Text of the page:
OBJECTIVE: Botulinum toxin type A (BTX-A) has been successfully used in the treatment of patients with overactive bladder (OAB) symptoms refractory to anticholinergic therapy, with most studies performing trigone-sparing detrusor injections. Increasing evidence suggest that sensory nerve dysfunction contributes to the pathophysiology of OAB and, for this reason, targeting the afferent innervation of the bladder trigone during injection may provide clinical benefit.
MATERIALS AND METHODS: We conducted a pilot study to assess the benefit of trigonal-inclusion during BTX-A injection. A total of 40 patients with OAB refractory to anticholinergic treatment received trigone or trigone-sparing injection of BTX-A. Patients were evaluated using UDI-6 and IIQ-7 questionnaires prior to the BTX-A applications, at 3 weeks and 6 months after treatment.
RESULTS: At 3-week follow-up, 15/24 (63%) and 10/16 (63%) patients showed improvement of symptoms in the trigone versus trigone-sparing groups, respectively. Combined 3-week UDI-6 and IIQ-7 scores improved from 37.3 prior to treatment to 27.4 (p < 0.05) and 35.5 to 27.2 (p < 0.05) in the trigone and trigone-sparing groups, respectively. Six-month follow-up demonstrated continued but diminished levels of symptom improvement when compared to pre-treatment and 3-week symptom scores. Improvement in symptom scores between the trigone and trigone-sparing groups was not significant.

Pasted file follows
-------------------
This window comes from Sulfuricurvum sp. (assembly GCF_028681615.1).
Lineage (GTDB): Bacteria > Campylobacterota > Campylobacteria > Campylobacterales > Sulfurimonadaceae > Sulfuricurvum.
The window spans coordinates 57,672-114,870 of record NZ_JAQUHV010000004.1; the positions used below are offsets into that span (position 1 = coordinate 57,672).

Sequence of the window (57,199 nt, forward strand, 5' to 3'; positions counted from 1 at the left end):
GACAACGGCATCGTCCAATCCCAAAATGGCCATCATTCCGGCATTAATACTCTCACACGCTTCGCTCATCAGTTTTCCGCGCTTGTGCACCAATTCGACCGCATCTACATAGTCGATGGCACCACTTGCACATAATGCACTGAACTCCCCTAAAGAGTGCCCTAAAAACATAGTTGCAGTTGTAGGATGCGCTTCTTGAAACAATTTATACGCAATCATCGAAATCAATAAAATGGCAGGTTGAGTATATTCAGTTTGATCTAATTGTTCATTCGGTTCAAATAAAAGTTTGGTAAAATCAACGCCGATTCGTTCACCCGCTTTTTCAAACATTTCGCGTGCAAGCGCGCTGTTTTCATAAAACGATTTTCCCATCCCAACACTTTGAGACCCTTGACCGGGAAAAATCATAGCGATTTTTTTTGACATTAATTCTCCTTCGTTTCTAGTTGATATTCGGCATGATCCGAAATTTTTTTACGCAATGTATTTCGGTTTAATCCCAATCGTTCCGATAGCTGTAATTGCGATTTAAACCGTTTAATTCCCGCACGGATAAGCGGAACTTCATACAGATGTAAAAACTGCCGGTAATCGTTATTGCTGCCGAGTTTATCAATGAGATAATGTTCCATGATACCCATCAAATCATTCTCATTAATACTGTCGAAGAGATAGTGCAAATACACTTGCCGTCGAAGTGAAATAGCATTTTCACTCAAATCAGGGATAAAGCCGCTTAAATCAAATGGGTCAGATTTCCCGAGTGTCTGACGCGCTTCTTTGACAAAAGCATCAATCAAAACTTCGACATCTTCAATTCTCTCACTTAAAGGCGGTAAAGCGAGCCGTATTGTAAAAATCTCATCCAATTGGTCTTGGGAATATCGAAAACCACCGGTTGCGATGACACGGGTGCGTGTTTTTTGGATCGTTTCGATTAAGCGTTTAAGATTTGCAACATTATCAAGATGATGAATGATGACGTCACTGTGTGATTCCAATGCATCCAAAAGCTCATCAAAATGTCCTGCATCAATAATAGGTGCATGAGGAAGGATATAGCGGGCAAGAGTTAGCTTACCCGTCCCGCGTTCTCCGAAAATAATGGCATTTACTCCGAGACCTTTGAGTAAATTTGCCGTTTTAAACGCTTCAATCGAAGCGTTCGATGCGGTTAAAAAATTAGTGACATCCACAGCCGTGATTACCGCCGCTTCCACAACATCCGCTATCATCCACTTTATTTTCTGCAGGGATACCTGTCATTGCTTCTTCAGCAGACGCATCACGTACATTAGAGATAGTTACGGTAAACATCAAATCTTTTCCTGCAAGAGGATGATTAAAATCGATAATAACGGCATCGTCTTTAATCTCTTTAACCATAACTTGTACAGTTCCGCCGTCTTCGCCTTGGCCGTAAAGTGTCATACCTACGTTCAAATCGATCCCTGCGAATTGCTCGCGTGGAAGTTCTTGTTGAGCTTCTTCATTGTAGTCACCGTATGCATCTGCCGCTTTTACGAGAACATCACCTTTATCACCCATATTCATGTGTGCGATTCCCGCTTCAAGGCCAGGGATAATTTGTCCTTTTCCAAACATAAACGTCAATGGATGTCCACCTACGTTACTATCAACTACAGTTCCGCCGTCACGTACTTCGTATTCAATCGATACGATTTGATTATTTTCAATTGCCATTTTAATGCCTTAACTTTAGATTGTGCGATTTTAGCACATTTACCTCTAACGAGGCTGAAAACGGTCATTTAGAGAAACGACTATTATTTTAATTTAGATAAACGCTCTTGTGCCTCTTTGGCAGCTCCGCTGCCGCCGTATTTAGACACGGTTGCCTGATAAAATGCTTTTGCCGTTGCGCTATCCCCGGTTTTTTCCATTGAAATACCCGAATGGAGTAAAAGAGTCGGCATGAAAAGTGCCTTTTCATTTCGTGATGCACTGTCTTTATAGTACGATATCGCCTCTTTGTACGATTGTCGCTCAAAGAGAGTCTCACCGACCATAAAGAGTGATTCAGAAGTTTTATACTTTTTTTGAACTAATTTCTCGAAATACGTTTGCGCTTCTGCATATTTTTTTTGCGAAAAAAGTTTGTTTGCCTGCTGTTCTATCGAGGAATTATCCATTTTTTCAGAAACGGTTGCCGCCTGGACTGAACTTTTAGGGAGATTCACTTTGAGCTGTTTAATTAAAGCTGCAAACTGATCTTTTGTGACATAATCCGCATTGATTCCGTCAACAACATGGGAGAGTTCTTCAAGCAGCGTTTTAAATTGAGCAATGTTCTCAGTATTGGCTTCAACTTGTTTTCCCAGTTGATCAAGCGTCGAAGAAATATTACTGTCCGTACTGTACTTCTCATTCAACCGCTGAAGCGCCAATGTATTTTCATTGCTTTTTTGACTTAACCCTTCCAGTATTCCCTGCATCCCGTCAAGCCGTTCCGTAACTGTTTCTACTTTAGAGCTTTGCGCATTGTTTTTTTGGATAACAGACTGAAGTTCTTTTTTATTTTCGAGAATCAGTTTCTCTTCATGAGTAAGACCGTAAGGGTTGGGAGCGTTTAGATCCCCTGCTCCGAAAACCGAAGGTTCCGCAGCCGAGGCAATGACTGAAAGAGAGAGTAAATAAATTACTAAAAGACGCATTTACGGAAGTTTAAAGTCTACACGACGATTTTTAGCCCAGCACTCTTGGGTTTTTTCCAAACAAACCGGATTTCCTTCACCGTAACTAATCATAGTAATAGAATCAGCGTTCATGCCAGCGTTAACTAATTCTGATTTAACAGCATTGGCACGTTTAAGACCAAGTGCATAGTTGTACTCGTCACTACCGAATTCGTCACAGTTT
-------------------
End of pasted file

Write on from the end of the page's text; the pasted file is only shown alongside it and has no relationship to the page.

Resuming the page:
CONCLUSION: No significant difference in symptom score or treatment response was noted between the trigone and trigone-sparing groups. Further study using pre- and post-operative urodynamic study is needed to evaluate possible benefit to trigonal injection in a select sensory urgency cohort, and to assess for urodynamic improvement following trigonal injection